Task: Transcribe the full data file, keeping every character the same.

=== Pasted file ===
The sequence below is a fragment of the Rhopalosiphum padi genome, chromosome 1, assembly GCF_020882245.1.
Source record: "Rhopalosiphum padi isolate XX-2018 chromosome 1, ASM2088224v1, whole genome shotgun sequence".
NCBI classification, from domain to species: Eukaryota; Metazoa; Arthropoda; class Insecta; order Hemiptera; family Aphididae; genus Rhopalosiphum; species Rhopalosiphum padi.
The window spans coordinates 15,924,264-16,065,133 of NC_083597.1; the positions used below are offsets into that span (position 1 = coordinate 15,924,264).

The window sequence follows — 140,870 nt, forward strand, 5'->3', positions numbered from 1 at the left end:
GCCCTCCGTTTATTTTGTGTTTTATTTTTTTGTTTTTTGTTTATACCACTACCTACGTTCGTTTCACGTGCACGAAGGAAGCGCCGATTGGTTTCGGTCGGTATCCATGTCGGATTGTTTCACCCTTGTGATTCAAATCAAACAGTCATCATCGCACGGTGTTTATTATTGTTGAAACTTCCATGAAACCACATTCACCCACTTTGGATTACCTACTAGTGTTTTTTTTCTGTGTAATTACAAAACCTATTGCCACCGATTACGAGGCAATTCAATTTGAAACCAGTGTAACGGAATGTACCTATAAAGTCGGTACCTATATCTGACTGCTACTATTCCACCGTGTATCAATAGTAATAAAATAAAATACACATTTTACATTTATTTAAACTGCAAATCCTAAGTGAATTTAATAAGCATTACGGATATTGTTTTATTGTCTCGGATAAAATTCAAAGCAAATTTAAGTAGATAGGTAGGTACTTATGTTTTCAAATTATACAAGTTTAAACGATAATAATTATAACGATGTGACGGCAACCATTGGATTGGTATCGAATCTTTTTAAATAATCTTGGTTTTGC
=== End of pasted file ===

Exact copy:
The sequence below is a fragment of the Rhopalosiphum padi genome, chromosome 1, assembly GCF_020882245.1.
Source record: "Rhopalosiphum padi isolate XX-2018 chromosome 1, ASM2088224v1, whole genome shotgun sequence".
NCBI classification, from domain to species: Eukaryota; Metazoa; Arthropoda; class Insecta; order Hemiptera; family Aphididae; genus Rhopalosiphum; species Rhopalosiphum padi.
The window spans coordinates 15,924,264-16,065,133 of NC_083597.1; the positions used below are offsets into that span (position 1 = coordinate 15,924,264).

The window sequence follows — 140,870 nt, forward strand, 5'->3', positions numbered from 1 at the left end:
GCCCTCCGTTTATTTTGTGTTTTATTTTTTTGTTTTTTGTTTATACCACTACCTACGTTCGTTTCACGTGCACGAAGGAAGCGCCGATTGGTTTCGGTCGGTATCCATGTCGGATTGTTTCACCCTTGTGATTCAAATCAAACAGTCATCATCGCACGGTGTTTATTATTGTTGAAACTTCCATGAAACCACATTCACCCACTTTGGATTACCTACTAGTGTTTTTTTTCTGTGTAATTACAAAACCTATTGCCACCGATTACGAGGCAATTCAATTTGAAACCAGTGTAACGGAATGTACCTATAAAGTCGGTACCTATATCTGACTGCTACTATTCCACCGTGTATCAATAGTAATAAAATAAAATACACATTTTACATTTATTTAAACTGCAAATCCTAAGTGAATTTAATAAGCATTACGGATATTGTTTTATTGTCTCGGATAAAATTCAAAGCAAATTTAAGTAGATAGGTAGGTACTTATGTTTTCAAATTATACAAGTTTAAACGATAATAATTATAACGATGTGACGGCAACCATTGGATTGGTATCGAATCTTTTTAAATAATCTTGGTTTTGC